nep-hap New Economics Papers
on Economics of Happiness
Issue of 2016‒11‒27
five papers chosen by
Viviana Di Giovinazzo
Università degli Studi di Milano-Bicocca

  1. What's the good of education on our overall quality of life?: a simultaneous equation model of education and life satisfaction for Australia By Nattavudh Powdthavee; Warn N. Lekfuangfu; Mark Wooden
  2. Lower in rank, but happier: the complex relationship between status and happiness By Bert Van Landeghem; Anneleen Vandeplas
  3. Individual Well-Being and the Allocation of Time Before and After the Boston Marathon Terrorist Bombing By Andrew Clark; Elena Stancanelli
  4. The Host with the Most? The Effects of the Olympic Games on Happiness By Paul Dolan; Georgios Kavetsos; Christian Krekel; Dimitris Mavridis; Robert Metcalfe; Claudia Senik; Stefan Szymanski; Nicolas R. Ziebarth
  5. The shorter workweek and worker wellbeing: Evidence from Portugal and France By Anthony Lepinteur

  1. By: Nattavudh Powdthavee; Warn N. Lekfuangfu; Mark Wooden
    Abstract: Many economists and educators favour public support for education on the premise that education improves the overall quality of life of citizens. However, little is known about the different pathways through which education shapes people's satisfaction with life overall. One reason for this is because previous studies have traditionally analysed the effect of education on life satisfaction using single-equation models that ignore interrelationships between different theoretical explanatory variables. In order to advance our understanding of how education may be related to overall quality of life, the current study estimates a structural equation model using nationally representative data for Australia to obtain the direct and indirect associations between education and life satisfaction through five different adult outcomes: income, employment, marriage, children, and health. Although we find the estimated direct (or net) effect of education on life satisfaction to be negative and statistically significant in Australia, the total indirect effect is positive, sizeable and statistically significant for both men and women. This implies that misleading conclusions regarding the influence of education on life satisfaction might be obtained if only single-equation models were used in the analysis.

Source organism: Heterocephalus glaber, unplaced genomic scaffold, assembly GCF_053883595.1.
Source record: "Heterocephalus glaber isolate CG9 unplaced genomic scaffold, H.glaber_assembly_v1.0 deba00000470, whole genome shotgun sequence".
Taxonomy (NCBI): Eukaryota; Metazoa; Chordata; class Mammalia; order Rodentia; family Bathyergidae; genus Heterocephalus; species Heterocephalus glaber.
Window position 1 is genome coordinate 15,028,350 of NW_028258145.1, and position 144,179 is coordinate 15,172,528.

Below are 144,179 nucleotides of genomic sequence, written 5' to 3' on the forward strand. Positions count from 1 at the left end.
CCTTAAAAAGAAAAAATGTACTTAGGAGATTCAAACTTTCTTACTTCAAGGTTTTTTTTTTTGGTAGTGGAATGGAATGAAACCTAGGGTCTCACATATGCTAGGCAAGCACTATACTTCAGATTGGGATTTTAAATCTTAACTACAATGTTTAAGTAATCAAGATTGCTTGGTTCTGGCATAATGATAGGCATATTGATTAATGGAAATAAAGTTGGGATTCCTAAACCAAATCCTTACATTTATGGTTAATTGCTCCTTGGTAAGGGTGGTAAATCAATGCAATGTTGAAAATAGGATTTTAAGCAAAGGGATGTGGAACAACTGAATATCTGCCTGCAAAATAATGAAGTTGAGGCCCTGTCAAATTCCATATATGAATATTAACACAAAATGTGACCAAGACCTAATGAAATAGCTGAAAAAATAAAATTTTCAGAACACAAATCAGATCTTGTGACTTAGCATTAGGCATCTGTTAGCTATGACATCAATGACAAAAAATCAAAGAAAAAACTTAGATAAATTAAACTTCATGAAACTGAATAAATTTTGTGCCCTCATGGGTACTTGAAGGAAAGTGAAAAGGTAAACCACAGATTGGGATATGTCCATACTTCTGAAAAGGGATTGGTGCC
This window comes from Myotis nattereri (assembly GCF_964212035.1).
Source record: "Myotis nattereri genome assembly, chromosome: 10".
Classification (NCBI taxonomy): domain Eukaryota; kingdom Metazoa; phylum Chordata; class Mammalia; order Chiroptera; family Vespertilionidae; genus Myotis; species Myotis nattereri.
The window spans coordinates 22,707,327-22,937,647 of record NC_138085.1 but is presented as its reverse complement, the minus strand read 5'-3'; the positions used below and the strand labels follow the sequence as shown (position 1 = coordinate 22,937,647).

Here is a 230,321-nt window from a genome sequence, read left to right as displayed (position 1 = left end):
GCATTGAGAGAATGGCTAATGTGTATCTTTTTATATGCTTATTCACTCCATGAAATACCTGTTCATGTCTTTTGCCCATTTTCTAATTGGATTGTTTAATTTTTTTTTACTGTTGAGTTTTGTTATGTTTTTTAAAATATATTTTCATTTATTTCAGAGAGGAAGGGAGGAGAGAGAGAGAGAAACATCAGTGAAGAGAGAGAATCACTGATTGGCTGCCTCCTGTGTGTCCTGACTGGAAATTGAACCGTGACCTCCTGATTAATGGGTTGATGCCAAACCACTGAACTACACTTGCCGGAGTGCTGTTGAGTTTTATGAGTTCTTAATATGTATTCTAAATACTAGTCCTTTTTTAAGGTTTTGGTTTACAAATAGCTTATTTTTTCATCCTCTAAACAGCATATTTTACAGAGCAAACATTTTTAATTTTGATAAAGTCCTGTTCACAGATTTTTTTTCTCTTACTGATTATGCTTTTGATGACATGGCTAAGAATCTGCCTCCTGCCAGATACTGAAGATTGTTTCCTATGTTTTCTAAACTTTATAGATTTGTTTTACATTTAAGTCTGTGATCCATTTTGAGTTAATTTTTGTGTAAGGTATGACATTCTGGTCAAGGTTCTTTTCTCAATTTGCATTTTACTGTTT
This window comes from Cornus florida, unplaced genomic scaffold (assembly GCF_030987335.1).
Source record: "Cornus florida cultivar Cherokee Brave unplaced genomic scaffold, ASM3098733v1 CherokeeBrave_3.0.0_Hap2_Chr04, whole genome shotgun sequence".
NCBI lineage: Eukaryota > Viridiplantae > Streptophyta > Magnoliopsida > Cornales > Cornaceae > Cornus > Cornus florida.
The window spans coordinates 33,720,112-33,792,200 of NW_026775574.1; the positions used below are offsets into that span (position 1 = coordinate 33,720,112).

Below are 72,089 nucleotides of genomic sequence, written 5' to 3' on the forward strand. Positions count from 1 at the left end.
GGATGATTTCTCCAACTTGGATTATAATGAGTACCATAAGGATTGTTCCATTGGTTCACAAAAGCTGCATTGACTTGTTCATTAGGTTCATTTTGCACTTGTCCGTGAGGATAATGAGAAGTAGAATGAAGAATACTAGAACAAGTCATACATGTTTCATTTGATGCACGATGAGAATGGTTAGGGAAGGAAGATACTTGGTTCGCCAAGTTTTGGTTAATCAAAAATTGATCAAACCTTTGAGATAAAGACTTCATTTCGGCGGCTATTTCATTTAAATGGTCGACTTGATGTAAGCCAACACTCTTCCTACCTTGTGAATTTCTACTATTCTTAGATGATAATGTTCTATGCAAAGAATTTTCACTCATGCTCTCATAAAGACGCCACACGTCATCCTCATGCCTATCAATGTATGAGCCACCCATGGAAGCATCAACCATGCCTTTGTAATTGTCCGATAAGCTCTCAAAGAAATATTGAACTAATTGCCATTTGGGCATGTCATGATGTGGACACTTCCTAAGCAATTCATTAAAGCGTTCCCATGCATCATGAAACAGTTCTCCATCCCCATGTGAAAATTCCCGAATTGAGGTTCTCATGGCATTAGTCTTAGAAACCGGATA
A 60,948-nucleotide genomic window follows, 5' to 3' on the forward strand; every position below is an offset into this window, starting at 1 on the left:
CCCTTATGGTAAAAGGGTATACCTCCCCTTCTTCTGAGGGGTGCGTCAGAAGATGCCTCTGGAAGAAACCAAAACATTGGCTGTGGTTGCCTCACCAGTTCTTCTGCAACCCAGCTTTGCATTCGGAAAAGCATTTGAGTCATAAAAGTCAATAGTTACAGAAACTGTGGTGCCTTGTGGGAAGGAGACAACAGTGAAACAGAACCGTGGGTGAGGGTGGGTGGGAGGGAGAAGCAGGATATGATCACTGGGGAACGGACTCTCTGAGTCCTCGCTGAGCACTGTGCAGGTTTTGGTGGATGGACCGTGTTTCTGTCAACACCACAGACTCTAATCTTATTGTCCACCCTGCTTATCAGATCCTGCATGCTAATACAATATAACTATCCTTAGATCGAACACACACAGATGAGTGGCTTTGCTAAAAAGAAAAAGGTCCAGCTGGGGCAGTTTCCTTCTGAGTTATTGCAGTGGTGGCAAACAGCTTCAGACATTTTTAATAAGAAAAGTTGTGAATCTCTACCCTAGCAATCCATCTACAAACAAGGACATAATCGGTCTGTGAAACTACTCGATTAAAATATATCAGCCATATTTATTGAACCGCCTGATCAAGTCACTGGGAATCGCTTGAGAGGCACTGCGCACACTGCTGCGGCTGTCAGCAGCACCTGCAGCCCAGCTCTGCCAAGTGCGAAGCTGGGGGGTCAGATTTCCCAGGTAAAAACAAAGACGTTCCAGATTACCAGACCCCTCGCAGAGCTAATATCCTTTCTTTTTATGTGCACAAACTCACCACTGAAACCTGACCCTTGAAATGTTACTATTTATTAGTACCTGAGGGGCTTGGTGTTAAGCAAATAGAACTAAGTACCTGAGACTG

Keywords: Australia; indirect effect; education; structural equation model; life satisfaction; HILDA
    JEL: I20 I32
    Date: 2015–02
    URL: http://d.repec.org/n?u=RePEc:ehl:lserod:61801&r=hap
  2. By: Bert Van Landeghem; Anneleen Vandeplas